This is a very special pass, much loved by pass hunters, nature lovers and the gliding fraternity. It rises up from the wheat and canola plains of the Swartland just north of Porterville through a series of tight bends, steep gradients and two severe hairpins to summit at 700m ASL at the top of the Groot Winterberg mountain range. The pass was tarred a few years ago, taking away some of the excitement, but the benefits are a much safer pass with considerable savings in maintenance. Near the summit, on the left hand side of the road, you will see the hang glider and paraglider steel launch ramp, where the bird-men go airborne for hours soaring in the updraft of the mountains.
This is one of the most spectacular gravel passes in the Western Cape offering stunning scenery of craggy mountains, vertical rock walled poorts, old-school engineering, game spotting, birdlife and a fabulous 4 star lodge to ease weary travellers into the bushveld way of life. The pass has 60 bends, corners and curves compressed into its 7,6 km length with an average gradient of 1:13 which is remarkable considering that the lower part of the pass where it becomes a poort is fairly flat. Yet there is no point on the pass whichis excessively steep. There are some sections that reach 1:6 so this road with it's steep unguarded drop-offs requires focused attention by drivers.
This historic pass dates back to 1862 and was completed by Thomas Bain's brother in law - Adam de Smidt. The road is named after the many fossilised ticks found in the rocks when the road was built. This used to be the main road between Laingsburg and Prince Albert up till the late 1960's when the Dept. of Water Affairs built the Gamkakloof Dam, which had a number of consequences, including making this road obsolete.
Firstly it made the road a dead end as there was no way around the new dam and secondly it spelt the end of the farming community in the Gamkakloof, as the new road bulldozed eastwards through the Gamkaskloof gave this community access to Oudtshoorn and Calitzdorp. They left the kloof in a steady trickle until there was no-one left. That is one of the negative sides of progress. The full story on the on the Gamkaskloof can be read elsewhere on this website.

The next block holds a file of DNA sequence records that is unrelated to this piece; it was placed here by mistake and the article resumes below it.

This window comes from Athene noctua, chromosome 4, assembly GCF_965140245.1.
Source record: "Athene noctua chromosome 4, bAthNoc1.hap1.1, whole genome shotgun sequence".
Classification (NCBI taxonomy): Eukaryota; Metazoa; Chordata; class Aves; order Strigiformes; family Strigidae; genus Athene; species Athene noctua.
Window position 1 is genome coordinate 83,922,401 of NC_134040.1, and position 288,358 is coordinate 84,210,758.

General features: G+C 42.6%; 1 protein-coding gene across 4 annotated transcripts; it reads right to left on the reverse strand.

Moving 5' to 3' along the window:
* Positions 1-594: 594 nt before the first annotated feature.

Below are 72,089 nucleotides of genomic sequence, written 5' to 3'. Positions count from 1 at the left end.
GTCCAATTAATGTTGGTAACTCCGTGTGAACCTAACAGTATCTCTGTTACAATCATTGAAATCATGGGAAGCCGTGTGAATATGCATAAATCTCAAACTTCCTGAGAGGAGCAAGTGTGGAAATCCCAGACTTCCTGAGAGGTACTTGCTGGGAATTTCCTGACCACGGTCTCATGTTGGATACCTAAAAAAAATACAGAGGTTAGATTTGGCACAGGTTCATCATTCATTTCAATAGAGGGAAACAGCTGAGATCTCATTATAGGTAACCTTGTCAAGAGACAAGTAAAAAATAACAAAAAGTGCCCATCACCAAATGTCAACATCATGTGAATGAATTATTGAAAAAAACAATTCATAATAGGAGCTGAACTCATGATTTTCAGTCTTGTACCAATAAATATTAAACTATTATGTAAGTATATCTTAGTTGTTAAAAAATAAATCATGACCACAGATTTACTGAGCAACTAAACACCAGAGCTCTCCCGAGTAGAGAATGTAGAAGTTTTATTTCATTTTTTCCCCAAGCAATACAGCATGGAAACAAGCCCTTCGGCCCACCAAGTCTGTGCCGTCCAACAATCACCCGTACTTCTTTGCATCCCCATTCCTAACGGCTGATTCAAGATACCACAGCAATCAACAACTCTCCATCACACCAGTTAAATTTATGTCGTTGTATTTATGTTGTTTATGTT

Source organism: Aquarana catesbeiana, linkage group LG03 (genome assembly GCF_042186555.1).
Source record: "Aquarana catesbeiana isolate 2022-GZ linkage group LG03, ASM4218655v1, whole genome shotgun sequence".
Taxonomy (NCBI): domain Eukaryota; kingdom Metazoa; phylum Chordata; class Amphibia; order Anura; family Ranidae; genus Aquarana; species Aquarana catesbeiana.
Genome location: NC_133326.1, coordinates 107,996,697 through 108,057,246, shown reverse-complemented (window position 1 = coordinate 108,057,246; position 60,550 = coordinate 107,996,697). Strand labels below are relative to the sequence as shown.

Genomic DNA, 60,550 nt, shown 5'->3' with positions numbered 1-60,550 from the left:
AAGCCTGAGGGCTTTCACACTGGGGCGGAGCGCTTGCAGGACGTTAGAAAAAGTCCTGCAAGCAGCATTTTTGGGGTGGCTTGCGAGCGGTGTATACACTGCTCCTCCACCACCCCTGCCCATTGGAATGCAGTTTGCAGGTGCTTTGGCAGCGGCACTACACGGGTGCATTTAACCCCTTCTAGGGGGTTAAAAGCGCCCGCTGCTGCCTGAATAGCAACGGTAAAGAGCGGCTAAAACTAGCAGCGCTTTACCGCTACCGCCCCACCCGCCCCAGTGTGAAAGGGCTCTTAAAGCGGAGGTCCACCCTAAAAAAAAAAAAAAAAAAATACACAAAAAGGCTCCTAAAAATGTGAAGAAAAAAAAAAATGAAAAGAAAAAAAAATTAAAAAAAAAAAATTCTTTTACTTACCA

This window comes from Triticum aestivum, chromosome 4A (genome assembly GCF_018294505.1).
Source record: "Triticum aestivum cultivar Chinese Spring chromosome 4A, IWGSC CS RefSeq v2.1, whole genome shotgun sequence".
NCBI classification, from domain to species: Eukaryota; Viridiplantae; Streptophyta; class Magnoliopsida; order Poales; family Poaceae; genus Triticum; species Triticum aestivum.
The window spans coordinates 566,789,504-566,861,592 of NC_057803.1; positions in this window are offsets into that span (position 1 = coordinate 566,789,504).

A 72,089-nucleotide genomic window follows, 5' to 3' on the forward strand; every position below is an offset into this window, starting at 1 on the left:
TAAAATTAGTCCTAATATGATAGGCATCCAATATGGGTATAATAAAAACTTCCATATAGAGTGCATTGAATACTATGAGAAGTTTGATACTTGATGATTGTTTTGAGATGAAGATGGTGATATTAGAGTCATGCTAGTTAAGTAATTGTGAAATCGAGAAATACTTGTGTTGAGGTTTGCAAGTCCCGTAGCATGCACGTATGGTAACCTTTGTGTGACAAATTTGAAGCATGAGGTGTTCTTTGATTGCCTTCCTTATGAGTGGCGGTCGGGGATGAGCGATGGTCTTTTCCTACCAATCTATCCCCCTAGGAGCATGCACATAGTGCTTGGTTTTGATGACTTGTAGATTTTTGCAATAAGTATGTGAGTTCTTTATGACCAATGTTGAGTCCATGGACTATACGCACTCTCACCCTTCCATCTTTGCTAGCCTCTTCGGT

This long pass of 33 km runs on the east/west axis between Graaff Reinet and Cradock on the tarred R61 route. This is a tarred, high altitude pass summiting at 1768m ASL which puts it firmly into the snow belt. The average gradient is a mild 1:58, but there are sections where the gradients get as steep as 1:10, which translates into slow moving heavy trucks for ascending traffic. The engineering is excellent and double lanes have been provided for most of the steeper ascending sections. The pass is named after the mountain range over which it passes. Most of the corners have a comfortable arc and the deep cuttings ensure that the gradients have been kept to a level which prevents blind rises. This is a wonderful pass to drive at any time of the year and is suitable for all vehicles.
The original pass was named after one of the area's pioneer farmers - Marthinus van Staden, who was the first person to plot a rudimentary track through the Van Stadens River Gorge. By 1867 the Cape Government decided to rebuild the pass to acceptable standards for wagon traffic. The actual construction was managed by George Apsey from 1865 to 1867.
Over time the pass was modified and tarred in the 1950's. When the N2 was rebuilt and improved, a new bridge was built which would span the Van Stadens River gorge and in the process completely remove all aspects of a mountain pass. Similar changes took place at several big bridges along the N2, such as Storms River, Bloukrans and Grootrivier. It takes about 30 seconds to drive over the gorge on the N2 today, which is fine if youre in a hurry, but the charm of the old pass is still available to those with a some extra time to spare. The downside of the tall new bridge is that it saw its first suicide victim soon after being built. One suicide followed another and soon the new bridge became known as the Bridge of Death. Authorities have subsequently erected cages along both sides and a call centre is on standby to help desperately depressed people.